8 Trends Improving Student Options In Online Learning

hybrid learning changes

Editor’s Note: The original version of this blog can be found here.

In celebration of National Online Learning Day () today, let’s take a look at how far online learning has come:

  • It’s been over two decades since the first online schools and degree programs emerged.
  • Almost a third of HigherEd students now take at least one course online.
  • Most HigherEd students engage in blended learning, a mixture of online and face-to-face learning.

Informal and professional learning online, often in chunks shorter than courses, is nearly ubiquitous with online learning marketplaces like Udemy and Coursera and tons of open resources like Khan Academy and CK-12.

Online learning has grown more slowly in K-12 but most school districts now offer online classes (directly or through a partner). Statewide schools, operated by districts and charter schools play an important role in providing equitable access to a variety of quality learning pathways. (See the chart developed by EducationNext.)

Online learning—both full and part-time—serves many different kinds of students in many different circumstances. As discussed in July, some learners are way ahead and seeking challenges not found at their local school. Some are way behind and have not been well served by their neighborhood school. Some move with their families on a regular basis. Some were bullied at school. Some are homebound. Some have experienced difficult family circumstances. Some want to explore an interest in an elective course or build fluency in a world language not offered at their school. And some are athletes who need the flexibility to train (like speed skater Apolo Ohno, who graduated from the online school launched by the district where I was superintendent in the 90s).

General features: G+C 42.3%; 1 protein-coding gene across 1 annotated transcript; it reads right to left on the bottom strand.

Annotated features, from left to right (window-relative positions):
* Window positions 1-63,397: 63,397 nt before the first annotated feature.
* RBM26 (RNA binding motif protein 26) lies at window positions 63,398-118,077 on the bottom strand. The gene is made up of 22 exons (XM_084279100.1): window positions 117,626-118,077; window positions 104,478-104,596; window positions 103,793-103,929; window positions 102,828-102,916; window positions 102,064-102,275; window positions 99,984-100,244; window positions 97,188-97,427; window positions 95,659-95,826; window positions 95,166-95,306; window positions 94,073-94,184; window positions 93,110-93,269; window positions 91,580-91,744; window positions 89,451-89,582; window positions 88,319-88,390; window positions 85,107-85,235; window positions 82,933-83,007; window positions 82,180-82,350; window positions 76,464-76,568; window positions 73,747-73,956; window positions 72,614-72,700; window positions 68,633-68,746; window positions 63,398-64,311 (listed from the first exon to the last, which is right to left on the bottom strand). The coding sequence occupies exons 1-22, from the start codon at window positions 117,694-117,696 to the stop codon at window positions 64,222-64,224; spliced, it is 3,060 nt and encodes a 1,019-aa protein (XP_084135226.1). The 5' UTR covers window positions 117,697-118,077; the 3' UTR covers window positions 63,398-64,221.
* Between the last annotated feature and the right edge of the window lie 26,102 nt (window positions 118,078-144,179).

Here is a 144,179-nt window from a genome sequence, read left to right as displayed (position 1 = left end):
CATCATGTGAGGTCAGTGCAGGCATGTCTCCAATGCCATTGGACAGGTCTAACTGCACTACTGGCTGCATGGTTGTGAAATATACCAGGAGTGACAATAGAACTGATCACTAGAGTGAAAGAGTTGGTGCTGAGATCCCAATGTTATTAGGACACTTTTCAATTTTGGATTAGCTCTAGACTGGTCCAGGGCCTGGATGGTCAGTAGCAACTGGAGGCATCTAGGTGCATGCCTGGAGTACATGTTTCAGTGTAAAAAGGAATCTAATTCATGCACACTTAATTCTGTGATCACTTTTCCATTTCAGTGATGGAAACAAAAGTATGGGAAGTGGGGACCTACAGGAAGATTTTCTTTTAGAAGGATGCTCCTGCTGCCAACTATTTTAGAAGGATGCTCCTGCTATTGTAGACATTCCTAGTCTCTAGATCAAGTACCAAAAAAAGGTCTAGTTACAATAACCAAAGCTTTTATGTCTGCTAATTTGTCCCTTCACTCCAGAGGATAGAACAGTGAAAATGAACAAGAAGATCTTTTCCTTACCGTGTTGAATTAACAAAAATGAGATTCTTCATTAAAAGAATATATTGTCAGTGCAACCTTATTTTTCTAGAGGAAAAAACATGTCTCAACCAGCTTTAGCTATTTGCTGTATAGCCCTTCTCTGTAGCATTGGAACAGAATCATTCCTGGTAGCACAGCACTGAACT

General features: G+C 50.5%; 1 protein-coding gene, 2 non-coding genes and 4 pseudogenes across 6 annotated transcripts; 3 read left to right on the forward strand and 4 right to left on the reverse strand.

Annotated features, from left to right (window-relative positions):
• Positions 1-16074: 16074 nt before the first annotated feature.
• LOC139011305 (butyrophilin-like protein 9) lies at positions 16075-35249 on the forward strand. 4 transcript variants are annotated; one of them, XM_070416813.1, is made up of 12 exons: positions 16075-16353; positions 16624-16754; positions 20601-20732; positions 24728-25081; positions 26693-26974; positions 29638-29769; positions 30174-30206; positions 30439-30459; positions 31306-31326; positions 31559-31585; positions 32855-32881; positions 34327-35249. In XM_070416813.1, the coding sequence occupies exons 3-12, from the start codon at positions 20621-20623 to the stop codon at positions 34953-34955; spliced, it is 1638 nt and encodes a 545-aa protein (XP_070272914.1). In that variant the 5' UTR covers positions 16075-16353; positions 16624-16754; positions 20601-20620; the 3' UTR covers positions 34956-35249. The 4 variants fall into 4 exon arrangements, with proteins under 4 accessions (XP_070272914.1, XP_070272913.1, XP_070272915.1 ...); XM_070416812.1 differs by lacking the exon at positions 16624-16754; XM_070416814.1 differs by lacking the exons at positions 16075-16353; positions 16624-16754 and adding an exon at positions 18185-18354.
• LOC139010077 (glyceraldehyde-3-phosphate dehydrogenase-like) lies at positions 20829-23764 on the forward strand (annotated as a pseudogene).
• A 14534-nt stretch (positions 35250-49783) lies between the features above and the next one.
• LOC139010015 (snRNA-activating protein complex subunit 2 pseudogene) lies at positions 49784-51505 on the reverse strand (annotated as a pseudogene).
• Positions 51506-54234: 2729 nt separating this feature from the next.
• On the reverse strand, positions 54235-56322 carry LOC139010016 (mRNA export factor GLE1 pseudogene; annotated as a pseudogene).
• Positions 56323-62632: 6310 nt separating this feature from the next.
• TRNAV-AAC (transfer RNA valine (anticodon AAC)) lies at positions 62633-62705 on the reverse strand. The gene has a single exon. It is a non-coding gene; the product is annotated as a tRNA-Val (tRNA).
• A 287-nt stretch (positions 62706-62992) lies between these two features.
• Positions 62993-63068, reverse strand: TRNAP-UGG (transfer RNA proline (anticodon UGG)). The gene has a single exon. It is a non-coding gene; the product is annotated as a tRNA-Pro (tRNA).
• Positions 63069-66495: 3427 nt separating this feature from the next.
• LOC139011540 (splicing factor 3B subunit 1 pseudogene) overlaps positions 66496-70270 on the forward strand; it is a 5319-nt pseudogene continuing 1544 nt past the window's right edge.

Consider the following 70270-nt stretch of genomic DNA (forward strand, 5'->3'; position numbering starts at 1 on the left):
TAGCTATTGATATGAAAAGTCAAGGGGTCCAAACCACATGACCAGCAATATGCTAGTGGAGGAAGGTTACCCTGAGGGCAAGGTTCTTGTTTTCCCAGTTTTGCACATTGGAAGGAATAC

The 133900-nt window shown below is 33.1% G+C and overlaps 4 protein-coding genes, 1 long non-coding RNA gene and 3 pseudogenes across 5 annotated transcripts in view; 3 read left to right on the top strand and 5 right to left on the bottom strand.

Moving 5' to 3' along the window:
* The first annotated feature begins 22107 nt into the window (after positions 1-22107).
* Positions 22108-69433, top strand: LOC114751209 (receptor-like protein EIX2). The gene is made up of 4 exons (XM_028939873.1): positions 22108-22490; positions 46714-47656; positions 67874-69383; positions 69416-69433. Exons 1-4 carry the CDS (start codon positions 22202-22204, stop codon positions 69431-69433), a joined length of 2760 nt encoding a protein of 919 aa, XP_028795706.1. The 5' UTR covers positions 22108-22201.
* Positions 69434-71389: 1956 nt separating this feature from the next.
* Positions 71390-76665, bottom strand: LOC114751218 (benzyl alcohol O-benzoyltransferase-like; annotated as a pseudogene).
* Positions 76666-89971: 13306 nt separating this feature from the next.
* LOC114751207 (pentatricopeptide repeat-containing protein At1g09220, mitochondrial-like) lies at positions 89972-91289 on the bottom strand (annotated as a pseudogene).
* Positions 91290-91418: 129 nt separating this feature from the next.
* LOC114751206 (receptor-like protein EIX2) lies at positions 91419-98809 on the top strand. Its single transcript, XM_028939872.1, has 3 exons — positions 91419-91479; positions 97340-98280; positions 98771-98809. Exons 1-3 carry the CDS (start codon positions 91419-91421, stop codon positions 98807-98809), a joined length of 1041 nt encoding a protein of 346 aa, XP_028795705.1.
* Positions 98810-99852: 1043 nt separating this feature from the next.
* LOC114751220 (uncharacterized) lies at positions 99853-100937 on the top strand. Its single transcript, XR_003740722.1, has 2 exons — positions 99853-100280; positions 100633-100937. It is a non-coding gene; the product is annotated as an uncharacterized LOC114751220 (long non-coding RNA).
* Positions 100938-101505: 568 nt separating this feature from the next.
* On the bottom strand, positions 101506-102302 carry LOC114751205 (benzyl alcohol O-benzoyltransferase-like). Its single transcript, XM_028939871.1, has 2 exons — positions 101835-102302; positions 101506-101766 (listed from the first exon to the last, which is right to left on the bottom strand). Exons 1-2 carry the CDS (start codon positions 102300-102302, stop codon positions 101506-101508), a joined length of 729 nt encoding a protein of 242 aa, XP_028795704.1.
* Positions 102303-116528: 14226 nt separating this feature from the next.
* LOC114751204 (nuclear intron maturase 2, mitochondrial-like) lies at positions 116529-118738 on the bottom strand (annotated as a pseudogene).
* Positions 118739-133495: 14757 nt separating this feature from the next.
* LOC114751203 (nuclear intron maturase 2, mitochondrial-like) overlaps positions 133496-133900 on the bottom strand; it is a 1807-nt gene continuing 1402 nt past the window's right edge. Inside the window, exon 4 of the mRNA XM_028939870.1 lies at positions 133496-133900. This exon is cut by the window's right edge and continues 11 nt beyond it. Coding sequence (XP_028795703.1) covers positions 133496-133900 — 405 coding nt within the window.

8 Reasons Online Learning is Getting Better

We see eight trends improving online learning options:

1. Broader aims. Like place-based education, online learning is beginning to embrace a broader set of outcomes including success skills and global citizenship.

2. More project-based learning. Like traditional schools, we’re seeing more focus on student engagement, particularly project-based learning.

3. More personalized learning. Providers are using data to personalize learning experiences and sequences for each student.

  • In many K12 schools, teachers are talking about data on student academic performance—not just talking, but analyzing the data and, based on their insights, changing the way they teach. It’s all part of an effort to improve student academic achievement by implementing the principles of Data Driven Instruction.
  • Connections Education Math Teachlets in Algebra and Geometry are instructional modules that supplement the asynchronous model and help students understand challenging topics by presenting them in fresh and engaging ways (winner of the 2012 Tech & Learning Awards of Excellence). LiveLessons provide synchronous support which helps to further personalize the instruction based on individual student’s needs. Some learning sequences will incorporate game-based and adaptive learning strategies.

4. More interactive. “Engagement is even more important than in a traditional model — lack of engagement is directly related to lack of achievement,” according to a Digital Learning Now report.